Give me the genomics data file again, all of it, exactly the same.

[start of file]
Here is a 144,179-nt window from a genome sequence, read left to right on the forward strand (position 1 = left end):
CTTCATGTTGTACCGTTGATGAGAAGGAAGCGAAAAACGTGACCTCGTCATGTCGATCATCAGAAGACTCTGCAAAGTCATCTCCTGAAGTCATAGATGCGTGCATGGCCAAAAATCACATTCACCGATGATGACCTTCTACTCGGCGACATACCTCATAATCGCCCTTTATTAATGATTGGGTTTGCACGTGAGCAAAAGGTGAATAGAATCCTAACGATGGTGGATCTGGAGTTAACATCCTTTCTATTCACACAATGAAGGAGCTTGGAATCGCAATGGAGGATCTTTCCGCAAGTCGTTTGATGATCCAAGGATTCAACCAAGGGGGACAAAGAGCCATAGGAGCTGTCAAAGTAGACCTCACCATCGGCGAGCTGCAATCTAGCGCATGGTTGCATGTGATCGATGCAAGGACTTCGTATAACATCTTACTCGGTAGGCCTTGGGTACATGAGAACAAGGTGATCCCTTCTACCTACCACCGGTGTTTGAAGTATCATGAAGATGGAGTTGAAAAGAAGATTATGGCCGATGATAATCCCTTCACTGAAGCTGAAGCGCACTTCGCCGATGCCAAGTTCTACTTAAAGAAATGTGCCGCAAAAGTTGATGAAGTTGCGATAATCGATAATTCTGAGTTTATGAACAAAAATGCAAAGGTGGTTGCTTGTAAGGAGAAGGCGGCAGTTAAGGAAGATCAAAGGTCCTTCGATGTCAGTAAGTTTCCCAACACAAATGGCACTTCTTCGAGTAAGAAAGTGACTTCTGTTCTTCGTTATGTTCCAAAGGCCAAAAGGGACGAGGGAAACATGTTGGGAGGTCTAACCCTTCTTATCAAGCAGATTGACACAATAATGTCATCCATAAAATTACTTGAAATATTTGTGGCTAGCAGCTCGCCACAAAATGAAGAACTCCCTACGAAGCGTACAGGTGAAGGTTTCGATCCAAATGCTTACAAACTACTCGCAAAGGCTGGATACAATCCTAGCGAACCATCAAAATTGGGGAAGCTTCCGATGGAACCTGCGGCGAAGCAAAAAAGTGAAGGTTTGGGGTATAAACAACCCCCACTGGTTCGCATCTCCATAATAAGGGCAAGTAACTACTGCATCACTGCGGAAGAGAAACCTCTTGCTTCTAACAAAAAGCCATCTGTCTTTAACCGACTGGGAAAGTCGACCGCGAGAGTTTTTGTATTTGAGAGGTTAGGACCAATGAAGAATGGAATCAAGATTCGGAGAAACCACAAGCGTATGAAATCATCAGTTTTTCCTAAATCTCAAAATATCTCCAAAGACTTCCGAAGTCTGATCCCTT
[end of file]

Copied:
Here is a 144,179-nt window from a genome sequence, read left to right on the forward strand (position 1 = left end):
CTTCATGTTGTACCGTTGATGAGAAGGAAGCGAAAAACGTGACCTCGTCATGTCGATCATCAGAAGACTCTGCAAAGTCATCTCCTGAAGTCATAGATGCGTGCATGGCCAAAAATCACATTCACCGATGATGACCTTCTACTCGGCGACATACCTCATAATCGCCCTTTATTAATGATTGGGTTTGCACGTGAGCAAAAGGTGAATAGAATCCTAACGATGGTGGATCTGGAGTTAACATCCTTTCTATTCACACAATGAAGGAGCTTGGAATCGCAATGGAGGATCTTTCCGCAAGTCGTTTGATGATCCAAGGATTCAACCAAGGGGGACAAAGAGCCATAGGAGCTGTCAAAGTAGACCTCACCATCGGCGAGCTGCAATCTAGCGCATGGTTGCATGTGATCGATGCAAGGACTTCGTATAACATCTTACTCGGTAGGCCTTGGGTACATGAGAACAAGGTGATCCCTTCTACCTACCACCGGTGTTTGAAGTATCATGAAGATGGAGTTGAAAAGAAGATTATGGCCGATGATAATCCCTTCACTGAAGCTGAAGCGCACTTCGCCGATGCCAAGTTCTACTTAAAGAAATGTGCCGCAAAAGTTGATGAAGTTGCGATAATCGATAATTCTGAGTTTATGAACAAAAATGCAAAGGTGGTTGCTTGTAAGGAGAAGGCGGCAGTTAAGGAAGATCAAAGGTCCTTCGATGTCAGTAAGTTTCCCAACACAAATGGCACTTCTTCGAGTAAGAAAGTGACTTCTGTTCTTCGTTATGTTCCAAAGGCCAAAAGGGACGAGGGAAACATGTTGGGAGGTCTAACCCTTCTTATCAAGCAGATTGACACAATAATGTCATCCATAAAATTACTTGAAATATTTGTGGCTAGCAGCTCGCCACAAAATGAAGAACTCCCTACGAAGCGTACAGGTGAAGGTTTCGATCCAAATGCTTACAAACTACTCGCAAAGGCTGGATACAATCCTAGCGAACCATCAAAATTGGGGAAGCTTCCGATGGAACCTGCGGCGAAGCAAAAAAGTGAAGGTTTGGGGTATAAACAACCCCCACTGGTTCGCATCTCCATAATAAGGGCAAGTAACTACTGCATCACTGCGGAAGAGAAACCTCTTGCTTCTAACAAAAAGCCATCTGTCTTTAACCGACTGGGAAAGTCGACCGCGAGAGTTTTTGTATTTGAGAGGTTAGGACCAATGAAGAATGGAATCAAGATTCGGAGAAACCACAAGCGTATGAAATCATCAGTTTTTCCTAAATCTCAAAATATCTCCAAAGACTTCCGAAGTCTGATCCCTT